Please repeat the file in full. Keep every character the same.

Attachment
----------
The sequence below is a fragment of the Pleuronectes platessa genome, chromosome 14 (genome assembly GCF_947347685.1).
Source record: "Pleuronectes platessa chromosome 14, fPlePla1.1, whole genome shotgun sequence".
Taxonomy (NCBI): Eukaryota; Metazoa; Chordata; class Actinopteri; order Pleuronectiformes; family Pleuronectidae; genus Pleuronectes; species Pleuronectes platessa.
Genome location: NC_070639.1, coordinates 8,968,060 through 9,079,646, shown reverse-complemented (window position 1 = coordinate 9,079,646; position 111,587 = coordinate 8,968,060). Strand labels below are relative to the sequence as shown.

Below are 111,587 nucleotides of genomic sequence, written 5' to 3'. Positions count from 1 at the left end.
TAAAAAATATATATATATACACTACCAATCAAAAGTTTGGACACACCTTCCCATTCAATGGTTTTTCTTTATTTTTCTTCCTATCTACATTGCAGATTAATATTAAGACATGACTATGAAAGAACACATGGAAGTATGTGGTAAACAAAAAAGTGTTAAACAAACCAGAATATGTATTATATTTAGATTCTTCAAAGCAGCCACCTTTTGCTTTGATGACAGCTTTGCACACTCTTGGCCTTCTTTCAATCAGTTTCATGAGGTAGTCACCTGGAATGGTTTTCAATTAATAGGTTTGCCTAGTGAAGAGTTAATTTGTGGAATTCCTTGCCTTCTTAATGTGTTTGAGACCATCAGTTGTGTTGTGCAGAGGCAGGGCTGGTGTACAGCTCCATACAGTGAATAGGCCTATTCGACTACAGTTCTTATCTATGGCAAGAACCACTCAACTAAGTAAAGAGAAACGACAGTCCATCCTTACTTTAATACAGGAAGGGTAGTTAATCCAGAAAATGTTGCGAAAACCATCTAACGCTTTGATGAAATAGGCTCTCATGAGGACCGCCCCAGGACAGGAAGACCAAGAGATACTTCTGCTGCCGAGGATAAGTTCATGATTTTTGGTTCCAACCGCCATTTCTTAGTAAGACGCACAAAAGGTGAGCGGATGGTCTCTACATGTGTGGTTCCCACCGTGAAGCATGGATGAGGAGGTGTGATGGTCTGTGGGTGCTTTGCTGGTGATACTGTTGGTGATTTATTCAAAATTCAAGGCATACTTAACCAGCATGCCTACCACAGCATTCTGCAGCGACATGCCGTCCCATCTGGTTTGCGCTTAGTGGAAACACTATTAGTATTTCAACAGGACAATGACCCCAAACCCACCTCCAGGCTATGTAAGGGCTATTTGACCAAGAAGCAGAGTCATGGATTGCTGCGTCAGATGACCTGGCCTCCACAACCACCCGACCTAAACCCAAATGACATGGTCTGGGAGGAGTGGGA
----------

The sequence below is a fragment of the Pleuronectes platessa genome, chromosome 14 (genome assembly GCF_947347685.1).
Source record: "Pleuronectes platessa chromosome 14, fPlePla1.1, whole genome shotgun sequence".
Taxonomy (NCBI): Eukaryota; Metazoa; Chordata; class Actinopteri; order Pleuronectiformes; family Pleuronectidae; genus Pleuronectes; species Pleuronectes platessa.
Genome location: NC_070639.1, coordinates 8,968,060 through 9,079,646, shown reverse-complemented (window position 1 = coordinate 9,079,646; position 111,587 = coordinate 8,968,060). Strand labels below are relative to the sequence as shown.

Below are 111,587 nucleotides of genomic sequence, written 5' to 3'. Positions count from 1 at the left end.
TAAAAAATATATATATATACACTACCAATCAAAAGTTTGGACACACCTTCCCATTCAATGGTTTTTCTTTATTTTTCTTCCTATCTACATTGCAGATTAATATTAAGACATGACTATGAAAGAACACATGGAAGTATGTGGTAAACAAAAAAGTGTTAAACAAACCAGAATATGTATTATATTTAGATTCTTCAAAGCAGCCACCTTTTGCTTTGATGACAGCTTTGCACACTCTTGGCCTTCTTTCAATCAGTTTCATGAGGTAGTCACCTGGAATGGTTTTCAATTAATAGGTTTGCCTAGTGAAGAGTTAATTTGTGGAATTCCTTGCCTTCTTAATGTGTTTGAGACCATCAGTTGTGTTGTGCAGAGGCAGGGCTGGTGTACAGCTCCATACAGTGAATAGGCCTATTCGACTACAGTTCTTATCTATGGCAAGAACCACTCAACTAAGTAAAGAGAAACGACAGTCCATCCTTACTTTAATACAGGAAGGGTAGTTAATCCAGAAAATGTTGCGAAAACCATCTAACGCTTTGATGAAATAGGCTCTCATGAGGACCGCCCCAGGACAGGAAGACCAAGAGATACTTCTGCTGCCGAGGATAAGTTCATGATTTTTGGTTCCAACCGCCATTTCTTAGTAAGACGCACAAAAGGTGAGCGGATGGTCTCTACATGTGTGGTTCCCACCGTGAAGCATGGATGAGGAGGTGTGATGGTCTGTGGGTGCTTTGCTGGTGATACTGTTGGTGATTTATTCAAAATTCAAGGCATACTTAACCAGCATGCCTACCACAGCATTCTGCAGCGACATGCCGTCCCATCTGGTTTGCGCTTAGTGGAAACACTATTAGTATTTCAACAGGACAATGACCCCAAACCCACCTCCAGGCTATGTAAGGGCTATTTGACCAAGAAGCAGAGTCATGGATTGCTGCGTCAGATGACCTGGCCTCCACAACCACCCGACCTAAACCCAAATGACATGGTCTGGGAGGAGTGGGA